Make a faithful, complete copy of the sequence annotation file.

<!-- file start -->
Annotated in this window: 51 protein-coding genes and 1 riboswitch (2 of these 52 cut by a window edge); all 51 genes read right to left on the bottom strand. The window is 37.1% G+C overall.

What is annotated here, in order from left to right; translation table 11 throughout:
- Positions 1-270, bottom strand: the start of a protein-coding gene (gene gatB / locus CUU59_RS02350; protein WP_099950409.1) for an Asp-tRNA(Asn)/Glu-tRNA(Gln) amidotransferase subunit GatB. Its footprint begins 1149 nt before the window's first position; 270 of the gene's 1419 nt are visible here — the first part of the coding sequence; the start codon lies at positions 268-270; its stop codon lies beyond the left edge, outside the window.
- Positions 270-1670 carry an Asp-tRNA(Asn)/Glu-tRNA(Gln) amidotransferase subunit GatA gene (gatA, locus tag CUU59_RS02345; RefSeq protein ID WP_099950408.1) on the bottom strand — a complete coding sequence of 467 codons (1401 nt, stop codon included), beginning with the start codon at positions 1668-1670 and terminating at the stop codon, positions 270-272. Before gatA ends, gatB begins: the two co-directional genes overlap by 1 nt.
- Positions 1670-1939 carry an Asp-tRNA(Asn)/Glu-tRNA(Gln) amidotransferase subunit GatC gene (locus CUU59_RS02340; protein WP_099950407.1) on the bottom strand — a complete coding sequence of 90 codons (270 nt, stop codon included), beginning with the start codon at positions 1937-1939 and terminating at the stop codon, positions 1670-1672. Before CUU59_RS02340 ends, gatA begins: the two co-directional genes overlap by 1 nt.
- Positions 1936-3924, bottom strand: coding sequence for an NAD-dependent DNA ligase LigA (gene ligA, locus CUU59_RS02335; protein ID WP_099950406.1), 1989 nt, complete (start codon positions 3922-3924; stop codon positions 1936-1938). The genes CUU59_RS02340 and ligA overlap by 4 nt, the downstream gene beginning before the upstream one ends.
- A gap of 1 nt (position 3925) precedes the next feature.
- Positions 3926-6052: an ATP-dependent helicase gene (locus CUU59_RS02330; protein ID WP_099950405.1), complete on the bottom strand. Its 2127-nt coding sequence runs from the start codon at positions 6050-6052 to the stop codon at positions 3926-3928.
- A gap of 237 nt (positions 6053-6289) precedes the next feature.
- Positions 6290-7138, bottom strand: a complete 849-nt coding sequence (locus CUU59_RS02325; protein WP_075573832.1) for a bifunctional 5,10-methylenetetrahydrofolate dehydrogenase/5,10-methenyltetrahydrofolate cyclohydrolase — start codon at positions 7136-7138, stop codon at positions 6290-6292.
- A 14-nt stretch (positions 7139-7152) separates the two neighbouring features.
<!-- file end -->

Annotated in this window: 51 protein-coding genes and 1 riboswitch (2 of these 52 cut by a window edge); all 51 genes read right to left on the bottom strand. The window is 37.1% G+C overall.

What is annotated here, in order from left to right; translation table 11 throughout:
- Positions 1-270, bottom strand: the start of a protein-coding gene (gene gatB / locus CUU59_RS02350; protein WP_099950409.1) for an Asp-tRNA(Asn)/Glu-tRNA(Gln) amidotransferase subunit GatB. Its footprint begins 1149 nt before the window's first position; 270 of the gene's 1419 nt are visible here — the first part of the coding sequence; the start codon lies at positions 268-270; its stop codon lies beyond the left edge, outside the window.
- Positions 270-1670 carry an Asp-tRNA(Asn)/Glu-tRNA(Gln) amidotransferase subunit GatA gene (gatA, locus tag CUU59_RS02345; RefSeq protein ID WP_099950408.1) on the bottom strand — a complete coding sequence of 467 codons (1401 nt, stop codon included), beginning with the start codon at positions 1668-1670 and terminating at the stop codon, positions 270-272. Before gatA ends, gatB begins: the two co-directional genes overlap by 1 nt.
- Positions 1670-1939 carry an Asp-tRNA(Asn)/Glu-tRNA(Gln) amidotransferase subunit GatC gene (locus CUU59_RS02340; protein WP_099950407.1) on the bottom strand — a complete coding sequence of 90 codons (270 nt, stop codon included), beginning with the start codon at positions 1937-1939 and terminating at the stop codon, positions 1670-1672. Before CUU59_RS02340 ends, gatA begins: the two co-directional genes overlap by 1 nt.
- Positions 1936-3924, bottom strand: coding sequence for an NAD-dependent DNA ligase LigA (gene ligA, locus CUU59_RS02335; protein ID WP_099950406.1), 1989 nt, complete (start codon positions 3922-3924; stop codon positions 1936-1938). The genes CUU59_RS02340 and ligA overlap by 4 nt, the downstream gene beginning before the upstream one ends.
- A gap of 1 nt (position 3925) precedes the next feature.
- Positions 3926-6052: an ATP-dependent helicase gene (locus CUU59_RS02330; protein ID WP_099950405.1), complete on the bottom strand. Its 2127-nt coding sequence runs from the start codon at positions 6050-6052 to the stop codon at positions 3926-3928.
- A gap of 237 nt (positions 6053-6289) precedes the next feature.
- Positions 6290-7138, bottom strand: a complete 849-nt coding sequence (locus CUU59_RS02325; protein WP_075573832.1) for a bifunctional 5,10-methylenetetrahydrofolate dehydrogenase/5,10-methenyltetrahydrofolate cyclohydrolase — start codon at positions 7136-7138, stop codon at positions 6290-6292.
- A 14-nt stretch (positions 7139-7152) separates the two neighbouring features.